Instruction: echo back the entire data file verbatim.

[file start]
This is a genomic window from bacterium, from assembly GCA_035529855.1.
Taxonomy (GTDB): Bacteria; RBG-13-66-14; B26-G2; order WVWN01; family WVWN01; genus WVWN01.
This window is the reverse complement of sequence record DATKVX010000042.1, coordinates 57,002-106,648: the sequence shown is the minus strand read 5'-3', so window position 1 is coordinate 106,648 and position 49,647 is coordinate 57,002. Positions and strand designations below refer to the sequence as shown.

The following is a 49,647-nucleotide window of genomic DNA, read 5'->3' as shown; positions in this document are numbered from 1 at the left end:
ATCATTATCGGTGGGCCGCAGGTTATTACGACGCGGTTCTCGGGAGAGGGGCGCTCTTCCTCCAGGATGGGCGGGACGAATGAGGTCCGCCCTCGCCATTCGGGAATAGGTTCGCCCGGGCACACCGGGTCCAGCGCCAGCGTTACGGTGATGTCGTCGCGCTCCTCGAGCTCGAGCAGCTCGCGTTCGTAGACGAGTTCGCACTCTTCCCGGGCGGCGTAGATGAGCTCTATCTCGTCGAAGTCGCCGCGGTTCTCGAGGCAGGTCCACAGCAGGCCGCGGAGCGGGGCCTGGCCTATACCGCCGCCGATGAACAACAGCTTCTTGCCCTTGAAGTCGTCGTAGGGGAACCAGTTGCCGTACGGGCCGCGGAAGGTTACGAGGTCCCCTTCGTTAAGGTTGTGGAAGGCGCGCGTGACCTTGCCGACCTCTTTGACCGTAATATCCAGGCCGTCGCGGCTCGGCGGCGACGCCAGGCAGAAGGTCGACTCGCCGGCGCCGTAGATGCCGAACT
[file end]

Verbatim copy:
This is a genomic window from bacterium, from assembly GCA_035529855.1.
Taxonomy (GTDB): Bacteria; RBG-13-66-14; B26-G2; order WVWN01; family WVWN01; genus WVWN01.
This window is the reverse complement of sequence record DATKVX010000042.1, coordinates 57,002-106,648: the sequence shown is the minus strand read 5'-3', so window position 1 is coordinate 106,648 and position 49,647 is coordinate 57,002. Positions and strand designations below refer to the sequence as shown.

The following is a 49,647-nucleotide window of genomic DNA, read 5'->3' as shown; positions in this document are numbered from 1 at the left end:
ATCATTATCGGTGGGCCGCAGGTTATTACGACGCGGTTCTCGGGAGAGGGGCGCTCTTCCTCCAGGATGGGCGGGACGAATGAGGTCCGCCCTCGCCATTCGGGAATAGGTTCGCCCGGGCACACCGGGTCCAGCGCCAGCGTTACGGTGATGTCGTCGCGCTCCTCGAGCTCGAGCAGCTCGCGTTCGTAGACGAGTTCGCACTCTTCCCGGGCGGCGTAGATGAGCTCTATCTCGTCGAAGTCGCCGCGGTTCTCGAGGCAGGTCCACAGCAGGCCGCGGAGCGGGGCCTGGCCTATACCGCCGCCGATGAACAACAGCTTCTTGCCCTTGAAGTCGTCGTAGGGGAACCAGTTGCCGTACGGGCCGCGGAAGGTTACGAGGTCCCCTTCGTTAAGGTTGTGGAAGGCGCGCGTGACCTTGCCGACCTCTTTGACCGTAATATCCAGGCCGTCGCGGCTCGGCGGCGACGCCAGGCAGAAGGTCGACTCGCCGGCGCCGTAGATGCCGAACT